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Article
Publication date: 9 July 2018

Carlos Fernández Jardón, Mariia Molodchik and Sofiia Paklina

The purpose of this paper is to explore strategy-specific competencies with regard to intangibles and provides empirical evidence of intangible-based strategy groups for…

Abstract

Purpose

The purpose of this paper is to explore strategy-specific competencies with regard to intangibles and provides empirical evidence of intangible-based strategy groups for Russian companies. Additionally, the study examines the link between intangible-based strategy and company performance.

Design/methodology/approach

The paper uses strategic group theory and the resource-based view framework to identify similar strategic behaviour of companies by employment of intangibles. In line with the intellectual capital concept, the study provides a cluster analysis that considers four types of intangibles: human, relational, innovation and process capital. These are measured through publicly available data using principal component analysis. The empirical part of the study uses a database of 1,096 Russian public companies, which covers the period 2004–2014.

Findings

As a result, the study reveals three profiles of strategic behaviour with regard to intangibles. The majority of Russian public companies (63.5 per cent) are Generics and pursue a non-intensive intangible strategy. Only 13.3 per cent of companies constitute the intangible-intensive profile by having endowment of all intellectual resources higher than the sample average. The remaining companies (23.2 per cent) also pursue an intangible-intensive strategy with a focus on innovation capital. Intangible-intensive strategic groups outperform Generics.

Originality/value

The study proposes a novel intangible-based strategy continuum, which straddles two polar strategies: generic and smart. The study introduces insights to better understand the differences in performance across intangible-intensive strategies and presents a new empirical inquiry into strategic behaviour with regard to intangibles in Russia.

Details

Management Decision, vol. 56 no. 11
Type: Research Article
ISSN: 0025-1747

Keywords

Article
Publication date: 30 July 2018

Mariia Molodchik, Sofiia Paklina and Petr Parshakov

This paper aims to examine how a company can build and develop its relational capital in a digital environment. It searches for proxy-indicators for digital relational…

Abstract

Purpose

This paper aims to examine how a company can build and develop its relational capital in a digital environment. It searches for proxy-indicators for digital relational capital and explores their impact on company performance.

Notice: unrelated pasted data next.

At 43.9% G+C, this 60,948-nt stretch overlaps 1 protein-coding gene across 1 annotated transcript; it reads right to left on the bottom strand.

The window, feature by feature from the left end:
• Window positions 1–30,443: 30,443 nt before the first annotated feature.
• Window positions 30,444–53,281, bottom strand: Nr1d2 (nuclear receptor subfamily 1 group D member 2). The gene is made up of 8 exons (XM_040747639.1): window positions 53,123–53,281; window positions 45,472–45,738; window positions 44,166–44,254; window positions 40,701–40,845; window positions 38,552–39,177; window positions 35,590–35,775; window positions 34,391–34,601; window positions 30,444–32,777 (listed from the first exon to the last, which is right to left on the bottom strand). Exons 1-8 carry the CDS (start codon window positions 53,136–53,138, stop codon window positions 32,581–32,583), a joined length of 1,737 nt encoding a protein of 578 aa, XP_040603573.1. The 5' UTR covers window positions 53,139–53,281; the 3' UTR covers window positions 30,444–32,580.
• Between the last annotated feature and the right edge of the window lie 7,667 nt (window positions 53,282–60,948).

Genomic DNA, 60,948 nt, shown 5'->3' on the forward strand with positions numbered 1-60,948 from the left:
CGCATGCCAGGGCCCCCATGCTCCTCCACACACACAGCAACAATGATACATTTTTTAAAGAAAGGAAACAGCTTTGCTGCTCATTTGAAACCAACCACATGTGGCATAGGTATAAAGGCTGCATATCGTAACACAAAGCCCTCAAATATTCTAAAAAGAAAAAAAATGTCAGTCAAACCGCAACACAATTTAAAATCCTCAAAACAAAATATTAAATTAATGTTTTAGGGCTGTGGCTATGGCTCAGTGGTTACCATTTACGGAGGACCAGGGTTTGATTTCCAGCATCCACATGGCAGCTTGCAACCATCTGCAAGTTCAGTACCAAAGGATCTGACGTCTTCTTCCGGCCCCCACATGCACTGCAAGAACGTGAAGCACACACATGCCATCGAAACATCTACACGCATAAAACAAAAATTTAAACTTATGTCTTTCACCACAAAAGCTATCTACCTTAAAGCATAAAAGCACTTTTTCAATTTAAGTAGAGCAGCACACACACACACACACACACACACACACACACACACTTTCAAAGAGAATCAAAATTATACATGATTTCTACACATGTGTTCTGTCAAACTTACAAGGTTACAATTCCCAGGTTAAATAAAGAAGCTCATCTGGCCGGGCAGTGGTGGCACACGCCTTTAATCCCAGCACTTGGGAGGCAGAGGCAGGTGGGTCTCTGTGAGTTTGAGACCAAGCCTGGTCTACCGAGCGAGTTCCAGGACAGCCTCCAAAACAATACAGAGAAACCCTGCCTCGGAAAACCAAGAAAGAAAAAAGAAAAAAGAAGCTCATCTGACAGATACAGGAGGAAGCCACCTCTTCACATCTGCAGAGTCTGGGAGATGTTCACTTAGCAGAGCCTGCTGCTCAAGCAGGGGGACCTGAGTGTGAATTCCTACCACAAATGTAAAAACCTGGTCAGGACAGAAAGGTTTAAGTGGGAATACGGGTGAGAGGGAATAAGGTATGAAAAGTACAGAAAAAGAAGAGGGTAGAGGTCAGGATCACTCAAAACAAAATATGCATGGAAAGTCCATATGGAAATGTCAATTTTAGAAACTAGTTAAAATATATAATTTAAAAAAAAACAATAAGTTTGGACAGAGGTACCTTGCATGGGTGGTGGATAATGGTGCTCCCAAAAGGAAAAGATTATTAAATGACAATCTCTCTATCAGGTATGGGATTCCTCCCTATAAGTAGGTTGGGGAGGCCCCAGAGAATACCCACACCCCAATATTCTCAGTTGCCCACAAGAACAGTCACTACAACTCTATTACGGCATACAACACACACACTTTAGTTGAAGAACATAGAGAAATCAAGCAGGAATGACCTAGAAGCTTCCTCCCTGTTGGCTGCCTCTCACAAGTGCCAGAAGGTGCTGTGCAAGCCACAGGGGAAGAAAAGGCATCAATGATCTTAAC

Design/methodology/approach

The paper is designed to sit in the cross-section of two concepts – Big Data and Intellectual Capital. We analyze eight metrics of digital relational capital (SEMrush rank, Trust flow, Domain authority, MozRank, Number of pages indexed in Yandex and Google, Thematic Citation Index by Yandex, Alexa Rank) and examine their impact on company performance by conducting a two-stage fixed-effect regression. The empirical part of the paper is based on a database of more than 1,000 Russian public companies from 2010-2016.

Findings

The study justifies eight Big Data-based metrics that enable the estimation of the digital relational capital of a company. Empirical evidence of a significant impact on corporate performance is provided. Moreover, a U-shaped configuration of obtained relationships allows for a better understanding of the phenomenon of digital relational capital and has managerial implications.

Originality/value

Companies can indirectly influence the proposed metrics. The study gives specific recommendations regarding these metrics to allow companies to optimize their performance. In addition, to the best of the authors’ knowledge, this is the first empirical research on relational capital through Big Data in Russia.

Details

Meditari Accountancy Research, vol. 26 no. 3
Type: Research Article
ISSN: 2049-372X

Keywords

Article
Publication date: 11 September 2020

Petr Parshakov, Sofiia Paklina, Dennis Coates and Aleksei Chadov

Video games are considered as a leisure activity that makes being unemployed more attractive than before. In this study, the authors use eSports prizes as a proxy for the…

Abstract

Purpose

Video games are considered as a leisure activity that makes being unemployed more attractive than before. In this study, the authors use eSports prizes as a proxy for the popularity of video games to analyze its influence on total and youth unemployment.

Design/methodology/approach

The authors develop a theoretical model and empirically test it using the total prize money won by representatives of a country in a given season in eSports tournaments, via a panel regression model with the country-year as a unit of observation. The data set includes information about 191 countries between 2000 and 2015.

Findings

The authors’ results of regression analysis show a positive influence of the popularity of video games on the unemployment rate. In addition, the authors analyze this effect for countries with different levels of income and labor productivity. The authors found a significant inverse relationship between income level and the effect of the popularity of video games on total and youth unemployment.

Originality/value

While previous studies rely mostly on self-reported data, the authors suggest a new approach to measure video game popularity. This paper contributes to existing knowledge with empirical evidence on how leisure activities affect unemployment at the country level.

Details

Journal of Economic Studies, vol. 48 no. 4
Type: Research Article
ISSN: 0144-3585

Keywords

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